progress from RICe to POLICE For injury management
Can injuries be more effectively managed by RICE or POLICE?
By Brad Williamson BSc. (Physiotherapy) (Dist.) APAM
The early management of an acute musculoskeletal injury is vital to optimal recovery. Despite its importance there is a widespread lack of knowledge regarding the best acute injury management practices. The acronym RICE is familiar to most people (Rest, ice, compression, elevation) and is a good starting point but it is rather limited and has been expanded upon in recent years. POLICE is a better acronym to remember and is the current benchmark for optimal acute injury management. Let’s have a look at each element.
Depending on the severity and extent of tissue injury the degree of protection and rest required will vary. Whilst it is necessary to mitigate the stress/load damaged structures are subject to over the first days post-injury to prevent further bleeding and injury, it is equally important to recognise that excessive rest has deleterious effects on tissue health. Protection encompasses the use of equipment and tape to support and unload structures along with advice from your physiotherapist as to which activities to continue, which to cease and when to resume exercise.
Optimal loading is the second part of the balancing act between rest and continued activity alluded to earlier. Studies have demonstrated that early loading, through modified daily activities and exercises, facilitate faster recovery through manipulation of mechanotransduction. The optimal amount of mechanical stress placed on healing tissues results in upregulation of beneficial proteins necessary for tissue healing. As mentioned earlier the balance between rest/protection and loading is different for each individual and each injury, as such it requires close cooperation with your physiotherapist to determine an appropriate level of loading and progression to facilitate optimal recovery.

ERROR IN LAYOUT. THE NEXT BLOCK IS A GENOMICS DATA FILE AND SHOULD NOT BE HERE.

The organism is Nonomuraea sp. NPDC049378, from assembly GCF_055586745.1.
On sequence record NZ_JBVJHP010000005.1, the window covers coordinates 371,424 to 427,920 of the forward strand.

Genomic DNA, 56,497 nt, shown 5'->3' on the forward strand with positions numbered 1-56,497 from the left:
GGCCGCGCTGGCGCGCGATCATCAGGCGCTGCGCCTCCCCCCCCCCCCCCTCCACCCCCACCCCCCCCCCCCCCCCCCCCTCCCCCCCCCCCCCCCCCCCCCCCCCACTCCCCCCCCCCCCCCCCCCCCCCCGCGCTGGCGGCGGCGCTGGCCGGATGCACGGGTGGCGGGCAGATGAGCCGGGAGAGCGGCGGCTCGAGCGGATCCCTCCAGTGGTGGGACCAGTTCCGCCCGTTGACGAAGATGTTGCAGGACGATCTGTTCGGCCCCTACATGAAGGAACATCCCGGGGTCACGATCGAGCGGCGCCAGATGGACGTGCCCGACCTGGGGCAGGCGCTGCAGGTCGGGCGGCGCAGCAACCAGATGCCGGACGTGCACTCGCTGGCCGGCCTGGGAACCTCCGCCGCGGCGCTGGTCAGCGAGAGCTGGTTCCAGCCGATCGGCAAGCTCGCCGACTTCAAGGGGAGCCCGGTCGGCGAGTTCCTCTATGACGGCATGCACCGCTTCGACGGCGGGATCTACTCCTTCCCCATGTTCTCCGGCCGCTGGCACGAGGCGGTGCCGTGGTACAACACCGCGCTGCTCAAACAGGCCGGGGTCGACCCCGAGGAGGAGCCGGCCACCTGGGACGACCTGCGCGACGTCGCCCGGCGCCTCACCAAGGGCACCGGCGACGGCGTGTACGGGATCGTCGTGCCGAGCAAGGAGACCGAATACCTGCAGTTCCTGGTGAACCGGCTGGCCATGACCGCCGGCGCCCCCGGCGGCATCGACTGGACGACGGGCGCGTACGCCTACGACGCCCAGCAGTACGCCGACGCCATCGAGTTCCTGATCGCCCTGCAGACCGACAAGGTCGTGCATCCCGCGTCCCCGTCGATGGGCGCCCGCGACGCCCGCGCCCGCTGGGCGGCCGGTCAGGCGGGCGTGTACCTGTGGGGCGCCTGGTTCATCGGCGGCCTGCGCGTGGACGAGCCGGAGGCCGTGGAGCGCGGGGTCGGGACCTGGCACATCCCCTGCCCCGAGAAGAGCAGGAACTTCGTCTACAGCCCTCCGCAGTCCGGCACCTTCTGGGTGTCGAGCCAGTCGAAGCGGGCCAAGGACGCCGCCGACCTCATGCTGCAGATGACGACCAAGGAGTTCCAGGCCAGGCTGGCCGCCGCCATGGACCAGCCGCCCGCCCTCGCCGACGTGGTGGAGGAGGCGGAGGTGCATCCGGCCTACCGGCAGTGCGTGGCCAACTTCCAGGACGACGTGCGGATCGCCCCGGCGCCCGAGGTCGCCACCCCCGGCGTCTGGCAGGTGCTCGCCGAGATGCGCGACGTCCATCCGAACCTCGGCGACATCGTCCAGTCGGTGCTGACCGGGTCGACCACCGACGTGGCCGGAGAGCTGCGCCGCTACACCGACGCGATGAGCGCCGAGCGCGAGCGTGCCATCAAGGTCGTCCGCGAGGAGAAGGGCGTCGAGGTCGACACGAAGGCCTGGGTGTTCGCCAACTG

The use of ice is almost universally accepted as beneficial post-injury, however it does not necessarily have the effect on inflammation it is assumed to. The evidence surrounding the use of ice in acute injuries demonstrates that its benefit is largely pain relief rather than acting as an anti-inflammatory modality. Nonetheless, there is definitely benefit to intermittent ice application (20 minutes on; 40 minutes off) over the first 48-72 hours post-injury.
Another misconception regarding acute musculoskeletal injuries is that the inflammatory process is bad or harmful. The inflammatory process is integral to the recovery process, without inflammation there would be no tissue healing. However, there are waste products associated with inflammation, namely swelling (or oedema), which can hinder the recovery process. These waste products should therefore be reduced where possible. Compression is a means of limiting the swelling associated with acute injury, minimal swelling means that injured tissues can more readily receive the oxygen and molecules necessary to recover.
Another means of reducing inflammatory waste products is by elevating the affected area. In doing so the pressure inside the blood vessel is reduced meaning that less fluid is pushed into the surrounding tissues. Ultimately what this equates to is a reduction in swelling. Therefore combining elevation and compression is a potent combination and recommended to mitigate swelling and optimise recovery over the first 48-72 hours post-injury.
POLICE is an updated and more effective approach to acute injury management than the traditional RICE method. The acute injury process should be guided by a physiotherapist as it requires skilled assessment and management to ensure optimal outcomes and prompt, pain-free return to activity.
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